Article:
The Juvenile Law Center is asking Pennsylvania state senators to pass Senate Bill 850 which creates the offenses of cyberbullying and sexting.
The center supports the senate bill over House Bill 815, which is sponsored by Rep. Seth Grove, R-York, “because it gets to the true dangers of sexting and cyberbullying — when images are posted or shared” without consent “with the intent to harm another individual.”
Under the senate bill, a violator is charged with third-degree misdemeanor, punishable by a maximum of one year in jail and/or a $2,500 fine.
Under the house bill, a violator is charged with second-degree misdemeanor, punishable by a maximum of two years in jail and/or a $5,000 fine.
The center offers further examples of the differences between the two bills:
Jane, 15, sends a topless photo of herself to her boyfriend, Josh. Jane subsequently breaks up with Josh. Out of anger, Josh forwards Jane’s photo, without consent, to 17 of his friends.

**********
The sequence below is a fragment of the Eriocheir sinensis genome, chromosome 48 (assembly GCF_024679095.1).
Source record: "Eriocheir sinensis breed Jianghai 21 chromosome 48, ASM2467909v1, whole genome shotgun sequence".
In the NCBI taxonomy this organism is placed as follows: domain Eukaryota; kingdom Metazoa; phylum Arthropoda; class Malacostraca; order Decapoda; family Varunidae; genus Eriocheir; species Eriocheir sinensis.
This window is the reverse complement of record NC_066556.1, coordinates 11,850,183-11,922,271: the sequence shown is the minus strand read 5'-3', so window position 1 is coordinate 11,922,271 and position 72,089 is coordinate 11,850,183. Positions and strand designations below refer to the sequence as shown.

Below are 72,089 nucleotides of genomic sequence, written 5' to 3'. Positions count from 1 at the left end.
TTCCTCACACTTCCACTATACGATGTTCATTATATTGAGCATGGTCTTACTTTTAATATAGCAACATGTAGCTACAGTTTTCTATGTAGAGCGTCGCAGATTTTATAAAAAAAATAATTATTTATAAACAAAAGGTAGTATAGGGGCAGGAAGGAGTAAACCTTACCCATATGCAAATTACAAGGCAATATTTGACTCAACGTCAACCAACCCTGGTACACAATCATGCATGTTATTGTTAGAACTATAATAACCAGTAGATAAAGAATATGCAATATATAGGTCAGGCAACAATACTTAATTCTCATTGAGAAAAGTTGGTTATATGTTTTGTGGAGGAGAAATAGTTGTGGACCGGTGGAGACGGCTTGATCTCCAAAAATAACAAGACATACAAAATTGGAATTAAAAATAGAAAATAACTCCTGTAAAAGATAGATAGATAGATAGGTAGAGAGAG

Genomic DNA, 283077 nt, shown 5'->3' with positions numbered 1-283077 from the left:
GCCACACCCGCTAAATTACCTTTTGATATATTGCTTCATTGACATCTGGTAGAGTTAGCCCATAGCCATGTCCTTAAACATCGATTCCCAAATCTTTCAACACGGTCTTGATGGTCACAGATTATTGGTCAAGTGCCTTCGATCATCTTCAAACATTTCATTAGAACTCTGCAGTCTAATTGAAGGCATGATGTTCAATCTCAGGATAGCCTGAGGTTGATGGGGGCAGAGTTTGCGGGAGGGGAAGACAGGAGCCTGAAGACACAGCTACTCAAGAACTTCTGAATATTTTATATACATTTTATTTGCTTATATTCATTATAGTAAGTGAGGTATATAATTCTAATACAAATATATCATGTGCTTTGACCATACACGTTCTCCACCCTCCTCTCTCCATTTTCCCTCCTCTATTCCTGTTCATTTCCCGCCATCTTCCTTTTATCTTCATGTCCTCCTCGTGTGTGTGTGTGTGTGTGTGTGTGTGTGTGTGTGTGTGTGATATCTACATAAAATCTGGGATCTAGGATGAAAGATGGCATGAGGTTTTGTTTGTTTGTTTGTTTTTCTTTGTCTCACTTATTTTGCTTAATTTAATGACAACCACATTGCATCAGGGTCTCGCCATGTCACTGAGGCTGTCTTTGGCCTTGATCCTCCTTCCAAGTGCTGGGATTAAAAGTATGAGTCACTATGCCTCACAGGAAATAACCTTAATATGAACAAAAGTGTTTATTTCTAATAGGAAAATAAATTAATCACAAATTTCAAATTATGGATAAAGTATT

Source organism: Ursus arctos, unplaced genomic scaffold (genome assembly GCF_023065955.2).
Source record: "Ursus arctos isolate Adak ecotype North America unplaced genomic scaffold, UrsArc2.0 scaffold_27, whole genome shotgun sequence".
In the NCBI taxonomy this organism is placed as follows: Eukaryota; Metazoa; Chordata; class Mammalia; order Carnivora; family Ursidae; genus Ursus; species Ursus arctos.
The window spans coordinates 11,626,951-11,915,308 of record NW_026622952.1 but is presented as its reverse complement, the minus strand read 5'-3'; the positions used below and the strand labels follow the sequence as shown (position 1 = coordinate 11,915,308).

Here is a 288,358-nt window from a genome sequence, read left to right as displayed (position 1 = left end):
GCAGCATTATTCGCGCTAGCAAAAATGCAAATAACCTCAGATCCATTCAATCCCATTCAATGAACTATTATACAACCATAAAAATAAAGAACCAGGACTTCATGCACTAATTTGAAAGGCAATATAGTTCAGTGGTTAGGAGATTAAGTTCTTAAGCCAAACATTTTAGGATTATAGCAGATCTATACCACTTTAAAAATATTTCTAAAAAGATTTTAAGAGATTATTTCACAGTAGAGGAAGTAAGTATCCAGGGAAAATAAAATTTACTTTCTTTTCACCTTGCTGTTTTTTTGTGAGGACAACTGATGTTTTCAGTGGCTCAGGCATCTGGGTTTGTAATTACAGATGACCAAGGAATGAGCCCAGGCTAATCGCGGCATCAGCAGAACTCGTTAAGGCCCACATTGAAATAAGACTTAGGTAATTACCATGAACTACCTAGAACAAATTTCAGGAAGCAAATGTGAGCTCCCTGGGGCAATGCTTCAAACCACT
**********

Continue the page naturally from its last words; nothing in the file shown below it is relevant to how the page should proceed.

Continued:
SB-850: Josh is charged with a third-degree misdemeanor and Jane is not charged.
HB-815: Jane and Josh both are charged with second-degree misdemeanors;
Emma, 14, would like to be in a relationship with 16-year-old Steven. Steven repeatedly asks Emma to send him a photo of herself naked. Emma does not want to, but knows Steven will not date her unless she does. Emma sends a photo which Steven immediately sends to Jill, who posts it on Facebook.
SB-850: Steven and Jill are charged with a third-degree misdemeanors and Emma is not charged.
HB-815: All three are charged with second-degree misdemeanors.